Interview

PSUs in Revival Mode

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Dr U D Choubey, Director General, Standing Committee of Public Enterprises (SCOPE), is one of the champions of public sector units in the country. Earlier, he had also held the post of Chairman and Managing Director, Gas Authority of India Ltd (GAIL), besides several other important assignments. In an interview with Nabin Sinha of ENN, he talks about the achievements of PSEs in the country and highlights their role in the national economy.

Even during the economic recession, there was no production cut and pink slips in PSUs, he claims proudly. Besides, he also talks about the PSEs’ social responsibility culture in the form of widespread CSR activities. Excerpts:

Among the large number of PSUs, only 182 of them are making profit. How do you react?

There are 277 Central Public Sector Units (CPSUs) and around 900 state public enterprises. It is true that not all of them are earning profit. That way, PSEs can be put under three categories – those earning profits, those working in reasonably good shape and those which are financially stressed (earlier called ‘sick’ units). Irrespective of this categorization, all of them have equally major role to play in nation building.

The overall profits of CPSUs have been Rs. 1.15 lakh crore. What is remarkable is that in the last few years, the number of financially stressed units has come down from 60-65 to 35-40.

There has not been addition of any PSU in the last 15-20 years. Would you like to comment?

The government is the custodian of PSUs and it is the responsibility of the government to decide on this matter. It is true that there has been no addition of any green-field project for quite some time. But there are many PSUs, which have modernized themselves and other sectors have also helped them in capacity production. I believe that with the new government in place, we will see new additions to the PSU list.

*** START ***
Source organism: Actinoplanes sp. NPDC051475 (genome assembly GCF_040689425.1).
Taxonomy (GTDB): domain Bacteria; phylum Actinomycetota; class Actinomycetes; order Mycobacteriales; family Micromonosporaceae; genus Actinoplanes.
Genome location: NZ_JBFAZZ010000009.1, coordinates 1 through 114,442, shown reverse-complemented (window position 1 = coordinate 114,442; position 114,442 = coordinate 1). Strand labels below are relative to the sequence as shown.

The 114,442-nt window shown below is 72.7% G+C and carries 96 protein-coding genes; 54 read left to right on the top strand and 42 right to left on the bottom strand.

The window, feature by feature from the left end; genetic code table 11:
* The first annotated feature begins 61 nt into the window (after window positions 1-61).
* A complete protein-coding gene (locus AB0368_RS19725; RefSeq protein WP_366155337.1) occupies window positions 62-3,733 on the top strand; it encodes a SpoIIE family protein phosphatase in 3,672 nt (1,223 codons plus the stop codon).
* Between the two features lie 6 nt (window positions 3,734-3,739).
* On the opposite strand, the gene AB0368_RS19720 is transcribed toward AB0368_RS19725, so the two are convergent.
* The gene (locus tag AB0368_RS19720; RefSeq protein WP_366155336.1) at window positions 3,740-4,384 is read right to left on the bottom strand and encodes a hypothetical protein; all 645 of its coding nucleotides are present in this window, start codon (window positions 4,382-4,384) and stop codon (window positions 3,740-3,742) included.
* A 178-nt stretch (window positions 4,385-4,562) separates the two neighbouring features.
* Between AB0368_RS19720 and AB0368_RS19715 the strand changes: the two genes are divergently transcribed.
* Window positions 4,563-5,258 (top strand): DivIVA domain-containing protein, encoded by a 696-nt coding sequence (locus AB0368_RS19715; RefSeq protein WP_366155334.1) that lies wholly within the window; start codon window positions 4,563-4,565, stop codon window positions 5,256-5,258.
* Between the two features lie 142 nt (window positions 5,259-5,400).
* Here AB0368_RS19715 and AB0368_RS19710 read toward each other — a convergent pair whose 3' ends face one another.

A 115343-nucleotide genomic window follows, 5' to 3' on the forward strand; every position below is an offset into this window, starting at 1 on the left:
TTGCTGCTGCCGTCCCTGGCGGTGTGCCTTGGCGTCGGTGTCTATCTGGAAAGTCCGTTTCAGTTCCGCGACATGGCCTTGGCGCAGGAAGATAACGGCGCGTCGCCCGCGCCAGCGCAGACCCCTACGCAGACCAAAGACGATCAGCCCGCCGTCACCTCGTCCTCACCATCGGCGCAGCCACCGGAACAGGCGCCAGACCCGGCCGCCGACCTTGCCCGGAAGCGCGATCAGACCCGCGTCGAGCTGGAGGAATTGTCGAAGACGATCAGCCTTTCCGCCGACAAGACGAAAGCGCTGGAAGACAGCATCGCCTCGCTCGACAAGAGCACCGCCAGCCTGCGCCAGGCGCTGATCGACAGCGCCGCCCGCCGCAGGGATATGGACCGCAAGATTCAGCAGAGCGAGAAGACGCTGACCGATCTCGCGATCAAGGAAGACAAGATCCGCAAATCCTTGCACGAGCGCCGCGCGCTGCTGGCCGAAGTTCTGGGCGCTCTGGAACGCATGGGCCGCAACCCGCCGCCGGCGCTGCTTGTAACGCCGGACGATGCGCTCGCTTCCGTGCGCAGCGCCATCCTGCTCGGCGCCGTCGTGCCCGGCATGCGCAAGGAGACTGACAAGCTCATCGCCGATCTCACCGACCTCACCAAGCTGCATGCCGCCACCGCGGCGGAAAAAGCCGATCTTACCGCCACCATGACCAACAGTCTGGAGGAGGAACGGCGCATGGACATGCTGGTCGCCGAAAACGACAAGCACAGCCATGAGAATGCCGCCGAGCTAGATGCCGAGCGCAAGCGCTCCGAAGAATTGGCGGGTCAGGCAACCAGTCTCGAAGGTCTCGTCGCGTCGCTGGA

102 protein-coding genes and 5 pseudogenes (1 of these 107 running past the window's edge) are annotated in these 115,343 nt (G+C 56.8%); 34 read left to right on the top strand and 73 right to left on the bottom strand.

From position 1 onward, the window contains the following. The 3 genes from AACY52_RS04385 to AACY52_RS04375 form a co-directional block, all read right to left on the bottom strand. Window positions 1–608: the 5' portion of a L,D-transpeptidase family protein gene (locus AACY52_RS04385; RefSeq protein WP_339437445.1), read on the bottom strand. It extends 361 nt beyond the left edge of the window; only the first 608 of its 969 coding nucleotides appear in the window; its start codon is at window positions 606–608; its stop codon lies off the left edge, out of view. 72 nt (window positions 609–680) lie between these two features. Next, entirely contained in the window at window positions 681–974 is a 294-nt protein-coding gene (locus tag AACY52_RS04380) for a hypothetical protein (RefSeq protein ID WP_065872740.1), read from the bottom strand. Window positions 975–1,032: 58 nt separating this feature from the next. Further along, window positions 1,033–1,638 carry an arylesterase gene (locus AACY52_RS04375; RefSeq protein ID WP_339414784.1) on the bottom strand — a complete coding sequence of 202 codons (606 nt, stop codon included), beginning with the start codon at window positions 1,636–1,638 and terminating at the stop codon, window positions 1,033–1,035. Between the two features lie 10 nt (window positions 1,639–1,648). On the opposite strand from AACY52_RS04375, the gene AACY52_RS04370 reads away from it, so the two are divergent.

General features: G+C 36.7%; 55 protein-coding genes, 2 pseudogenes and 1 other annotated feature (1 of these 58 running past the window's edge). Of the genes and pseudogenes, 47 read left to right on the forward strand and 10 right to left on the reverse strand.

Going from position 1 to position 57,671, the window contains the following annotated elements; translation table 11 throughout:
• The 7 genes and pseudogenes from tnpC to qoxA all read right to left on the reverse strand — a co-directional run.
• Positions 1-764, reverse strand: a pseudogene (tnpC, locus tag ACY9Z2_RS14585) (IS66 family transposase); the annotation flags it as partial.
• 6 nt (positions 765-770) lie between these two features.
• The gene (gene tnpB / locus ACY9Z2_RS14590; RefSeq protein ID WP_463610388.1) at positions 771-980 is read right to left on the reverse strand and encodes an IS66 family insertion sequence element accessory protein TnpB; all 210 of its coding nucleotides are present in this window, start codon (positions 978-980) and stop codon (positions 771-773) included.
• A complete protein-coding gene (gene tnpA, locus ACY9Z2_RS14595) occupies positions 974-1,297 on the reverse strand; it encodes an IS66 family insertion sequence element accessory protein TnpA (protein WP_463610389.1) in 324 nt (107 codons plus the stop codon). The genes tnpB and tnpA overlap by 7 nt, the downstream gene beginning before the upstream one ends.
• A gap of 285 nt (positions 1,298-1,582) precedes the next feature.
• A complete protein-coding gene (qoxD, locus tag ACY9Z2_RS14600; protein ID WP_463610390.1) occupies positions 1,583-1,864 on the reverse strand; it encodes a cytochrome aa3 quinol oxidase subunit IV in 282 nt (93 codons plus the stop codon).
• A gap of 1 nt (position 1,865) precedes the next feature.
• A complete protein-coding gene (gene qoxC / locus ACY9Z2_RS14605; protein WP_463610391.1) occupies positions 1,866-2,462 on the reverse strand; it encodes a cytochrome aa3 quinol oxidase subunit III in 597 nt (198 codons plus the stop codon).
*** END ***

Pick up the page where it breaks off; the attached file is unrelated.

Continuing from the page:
What should be the future road-map?

Globally, many countries are seeking to build ‘Sovereign Fund’ for effective use of their financial resources for promoting industrial development and building strong infrastructure. State-owned Assets Supervision and Administration Commission (SASAC) and Temasek Holdings, in China and Singapore, respectively, are allocating substantial resources in industrial hubs. Taking a cue from the other global organisations, India too can “Presence of Indian PSEs in the Forbes 2000 Annual list 2014 is a testimony of their rising status. In all, there are 30 PSEs among 54 Indian companies that are listed with the world’s 2000 powerful firms”work towards creation of ‘Sovereign Fund’ for PSUs.

What is the major role of PSEs in the economy?

I would prefer not to comment on Private Sector v/s Public Sector. But PSEs’ records were quite impressive even during the economic crisis and meltdown of 2009. There was no ‘cut back in production and pink-slips’.

In 2012-13, the turnover of CPSEs stood at Rs. 19.46 lakh crore as against previous year’s earning of Rs. 18.22 lakh crore. The total income was up by 7 percent. The total net profit earned was about Rs. 1.15 lakh crore and contributed about Rs. 1.63 lakh crore to the central exchequer.